LA VINOTECA’S BACK-TO-FRONT TASTING
LEAVES THE BEST TO THE LAST!
Most wine books and experts agree that wine tasting should be in the order of white to red and dry to sweet. The first wine tasted at La Vinoteca, Calpe recently was Bodegas Sierra Cantabria Crianza 2006, their most economically priced red wine, followed by three further red wines, two of them weighty fellows, but ending with their Organza 2008 white wine. Unusual!
The crianza was 98% Tempranillo with a tiny amount of Graciano blended in too. I found the wine only palatable at first, largely due to it being a little too chilled – a comment my fellow tasters also made. However as the wine both breathed and warmed there was a slight coconut aroma, coming from the French oak barrels, in which, along with American oak barrels too, it had aged for 14 months.
Sierra Cantabria Cuvee 2005, 22€, is made from vines of more than 30 years old which have been treated in an organic way in as much as no artificial fertilizers have been used in the vineyard. It was bottled without filtration and with only gravity to clarify the wine.
It has a darker, more intense colour than the crianza, and is just showing some faint browning at the edges, indicating that it is ageing in bottle. On the nose there are earthy, undergrowth notes underpinning the dark fruit quality.
Colección Privada 2007 retails at 40€. The vines for this wine are over 50 years of age, that’s old in La Rioja where vines are often grubbed up at 40! Harvesting was strictly by hand ensuring good quality bunches which were then subjected to the selection table test where any damaged or below par grapes were discarded. It enjoyed 18 months in oak, followed by further time in bottle in the cellars.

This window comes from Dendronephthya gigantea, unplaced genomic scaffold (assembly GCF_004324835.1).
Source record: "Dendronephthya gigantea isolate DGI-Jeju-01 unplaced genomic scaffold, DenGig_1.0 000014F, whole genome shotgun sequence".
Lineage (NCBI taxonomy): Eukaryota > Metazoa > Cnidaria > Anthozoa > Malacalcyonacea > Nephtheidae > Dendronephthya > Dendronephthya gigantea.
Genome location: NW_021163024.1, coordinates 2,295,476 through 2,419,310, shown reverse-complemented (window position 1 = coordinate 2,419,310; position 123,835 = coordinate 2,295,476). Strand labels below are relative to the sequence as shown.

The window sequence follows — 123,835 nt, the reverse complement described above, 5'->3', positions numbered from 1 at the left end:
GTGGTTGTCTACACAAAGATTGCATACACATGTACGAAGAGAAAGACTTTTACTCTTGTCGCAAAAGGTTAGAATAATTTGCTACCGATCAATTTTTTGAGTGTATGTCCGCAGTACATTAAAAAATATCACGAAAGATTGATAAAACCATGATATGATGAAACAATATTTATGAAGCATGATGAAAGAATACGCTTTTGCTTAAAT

This wine has the tannin and structure to age and indeed it will be better with more time under its belt, but for me it needed greater fruit content for it to age for much more than 5 -7 years. There are notes of herbs a touch of coffee and some spice as well as some floral perfume, but not a lot of fruit on the nose. A mineral, slatey element complemented the wine which will be super with food.
El Puntido 2006 is five Euros more expensive. Opaque and very dark coloured this is a big wine made from old vines whose grapes have been examined on two sorting tables. It’s had 16months in French oak from which coffee tones mix with excellent dark and juicy blueberry and blackberry fruits. It was my favourite of the evening with a long finish helping to justify its price-tag and a wine to grace any dining table.
So to the final wine, a Rioja white! This wine has been both fermented and aged in oak. The medium-high toasted French oak adds significantly, but not unfavourably, to the overall taste. When in barrel the wine was stirred with its lees twice a week adding a creaminess to the final taste. A pleasing fresh acidity cleaned the palate after the onslaught of the big reds.
However freshening up the palate is not the aim of fine white wine and I’m afraid that in my opinion the reason why the white wine was enjoyed at the end of the tasting rather than at the beginning has more to do with the fact it was the best in terms of readiness to drink than it being the best order to serve it.